23 June 2015

“The Imitation Game”

This is the story of the now legendary mathematician and cryptanalyst Alan Turing, who with a team of code-breakers set about breaking the Germans’ encrypted military messages during World War II.

Turing, generally regarded as the father of the programmable computer, sought to build a machine that could speed up the deciphering of messages encoded by the Germans using their Enigma machines. These messages were regarded as unbreakable because the ‘key’ that determined the coding cipher was changed daily, meaning that any attempt to break the code needed to be completed within a very short time frame. He in fact improved on earlier work carried out by Polish cryptanalysts, although this isn’t mentioned in the film.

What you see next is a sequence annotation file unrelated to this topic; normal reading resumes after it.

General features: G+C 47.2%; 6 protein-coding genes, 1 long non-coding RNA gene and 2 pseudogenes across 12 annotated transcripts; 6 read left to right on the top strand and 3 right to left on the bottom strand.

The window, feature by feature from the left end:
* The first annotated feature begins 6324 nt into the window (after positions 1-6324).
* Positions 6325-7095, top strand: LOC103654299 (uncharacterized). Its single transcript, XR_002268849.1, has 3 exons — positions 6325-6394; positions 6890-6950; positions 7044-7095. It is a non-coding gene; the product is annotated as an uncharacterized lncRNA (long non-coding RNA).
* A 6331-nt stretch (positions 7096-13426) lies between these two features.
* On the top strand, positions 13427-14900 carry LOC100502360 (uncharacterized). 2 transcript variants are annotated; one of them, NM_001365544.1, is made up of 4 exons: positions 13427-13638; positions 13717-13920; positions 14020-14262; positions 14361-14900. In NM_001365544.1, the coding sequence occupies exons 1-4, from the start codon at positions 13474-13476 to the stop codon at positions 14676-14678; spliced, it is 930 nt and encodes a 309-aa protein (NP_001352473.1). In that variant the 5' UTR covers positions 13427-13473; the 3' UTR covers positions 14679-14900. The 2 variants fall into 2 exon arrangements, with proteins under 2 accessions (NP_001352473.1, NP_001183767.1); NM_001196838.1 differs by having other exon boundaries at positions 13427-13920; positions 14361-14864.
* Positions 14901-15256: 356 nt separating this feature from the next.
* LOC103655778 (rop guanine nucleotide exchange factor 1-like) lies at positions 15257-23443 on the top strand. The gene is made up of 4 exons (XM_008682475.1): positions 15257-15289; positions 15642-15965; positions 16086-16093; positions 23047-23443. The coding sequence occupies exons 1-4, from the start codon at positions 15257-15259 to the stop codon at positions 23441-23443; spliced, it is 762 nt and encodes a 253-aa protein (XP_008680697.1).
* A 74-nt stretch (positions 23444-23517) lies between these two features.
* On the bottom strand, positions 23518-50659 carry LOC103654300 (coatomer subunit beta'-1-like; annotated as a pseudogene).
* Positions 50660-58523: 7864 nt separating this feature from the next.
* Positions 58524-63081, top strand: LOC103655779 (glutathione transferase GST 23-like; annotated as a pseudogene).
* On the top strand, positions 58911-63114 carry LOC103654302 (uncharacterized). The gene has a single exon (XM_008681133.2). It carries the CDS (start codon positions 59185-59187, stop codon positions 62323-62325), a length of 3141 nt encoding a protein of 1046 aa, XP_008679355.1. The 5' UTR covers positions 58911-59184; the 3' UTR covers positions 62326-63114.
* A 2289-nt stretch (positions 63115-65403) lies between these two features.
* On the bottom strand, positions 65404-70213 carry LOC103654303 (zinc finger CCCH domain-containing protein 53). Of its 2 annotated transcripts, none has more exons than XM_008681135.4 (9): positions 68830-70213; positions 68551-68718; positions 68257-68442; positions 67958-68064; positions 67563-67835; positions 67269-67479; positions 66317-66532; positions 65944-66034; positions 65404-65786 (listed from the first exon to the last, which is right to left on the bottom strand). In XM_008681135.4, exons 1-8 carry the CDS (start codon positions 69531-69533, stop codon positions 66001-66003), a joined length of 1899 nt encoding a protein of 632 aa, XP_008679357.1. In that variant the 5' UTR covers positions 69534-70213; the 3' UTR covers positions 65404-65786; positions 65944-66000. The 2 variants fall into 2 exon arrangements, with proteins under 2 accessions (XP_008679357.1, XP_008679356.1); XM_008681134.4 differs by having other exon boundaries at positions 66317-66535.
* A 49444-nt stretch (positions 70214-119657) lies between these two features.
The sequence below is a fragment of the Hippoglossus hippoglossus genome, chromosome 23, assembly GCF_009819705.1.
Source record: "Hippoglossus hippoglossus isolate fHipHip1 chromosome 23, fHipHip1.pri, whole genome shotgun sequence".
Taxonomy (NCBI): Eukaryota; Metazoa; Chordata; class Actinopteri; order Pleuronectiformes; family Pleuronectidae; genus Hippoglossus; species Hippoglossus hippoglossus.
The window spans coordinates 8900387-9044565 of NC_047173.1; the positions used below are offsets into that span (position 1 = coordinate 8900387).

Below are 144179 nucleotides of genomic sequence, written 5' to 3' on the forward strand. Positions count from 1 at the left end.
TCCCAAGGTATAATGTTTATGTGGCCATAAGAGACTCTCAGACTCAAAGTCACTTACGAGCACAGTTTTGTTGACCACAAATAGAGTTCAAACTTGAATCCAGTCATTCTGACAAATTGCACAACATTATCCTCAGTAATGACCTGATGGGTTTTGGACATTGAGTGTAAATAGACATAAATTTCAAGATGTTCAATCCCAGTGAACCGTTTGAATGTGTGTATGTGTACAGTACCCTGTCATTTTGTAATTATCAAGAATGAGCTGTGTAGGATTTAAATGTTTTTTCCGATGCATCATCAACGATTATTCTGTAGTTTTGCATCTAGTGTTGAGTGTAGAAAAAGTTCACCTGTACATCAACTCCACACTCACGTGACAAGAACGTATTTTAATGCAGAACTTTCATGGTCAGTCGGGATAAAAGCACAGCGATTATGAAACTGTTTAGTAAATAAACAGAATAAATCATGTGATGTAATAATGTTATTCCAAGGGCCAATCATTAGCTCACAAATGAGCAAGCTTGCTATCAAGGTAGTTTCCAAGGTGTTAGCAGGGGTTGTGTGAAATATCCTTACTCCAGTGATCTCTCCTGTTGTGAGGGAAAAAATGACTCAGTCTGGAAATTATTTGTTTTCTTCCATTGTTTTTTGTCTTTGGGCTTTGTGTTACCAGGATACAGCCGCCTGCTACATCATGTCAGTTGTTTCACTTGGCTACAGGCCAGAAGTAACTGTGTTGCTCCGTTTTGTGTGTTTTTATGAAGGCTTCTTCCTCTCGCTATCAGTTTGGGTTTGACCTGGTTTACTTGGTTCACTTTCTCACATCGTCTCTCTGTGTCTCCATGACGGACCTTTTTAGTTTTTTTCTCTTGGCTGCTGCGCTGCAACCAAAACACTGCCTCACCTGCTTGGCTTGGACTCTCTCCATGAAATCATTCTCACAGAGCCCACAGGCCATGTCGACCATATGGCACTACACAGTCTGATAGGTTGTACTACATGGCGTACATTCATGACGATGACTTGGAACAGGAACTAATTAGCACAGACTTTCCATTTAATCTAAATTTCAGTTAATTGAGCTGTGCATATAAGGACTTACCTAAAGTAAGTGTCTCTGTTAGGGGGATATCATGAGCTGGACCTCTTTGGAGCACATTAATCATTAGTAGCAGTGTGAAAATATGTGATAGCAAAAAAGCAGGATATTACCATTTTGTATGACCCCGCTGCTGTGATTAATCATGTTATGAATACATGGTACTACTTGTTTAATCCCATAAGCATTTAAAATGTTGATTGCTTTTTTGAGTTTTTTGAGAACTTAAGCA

Turing was by all accounts not easy to get along with, and was also homosexual, homosexuality being criminalised in those unenlightened days. He was, however, one of the most influential people in science or mathematics of the twentieth century, who changed the course of computing and, more importantly at that time, changed the course of the war.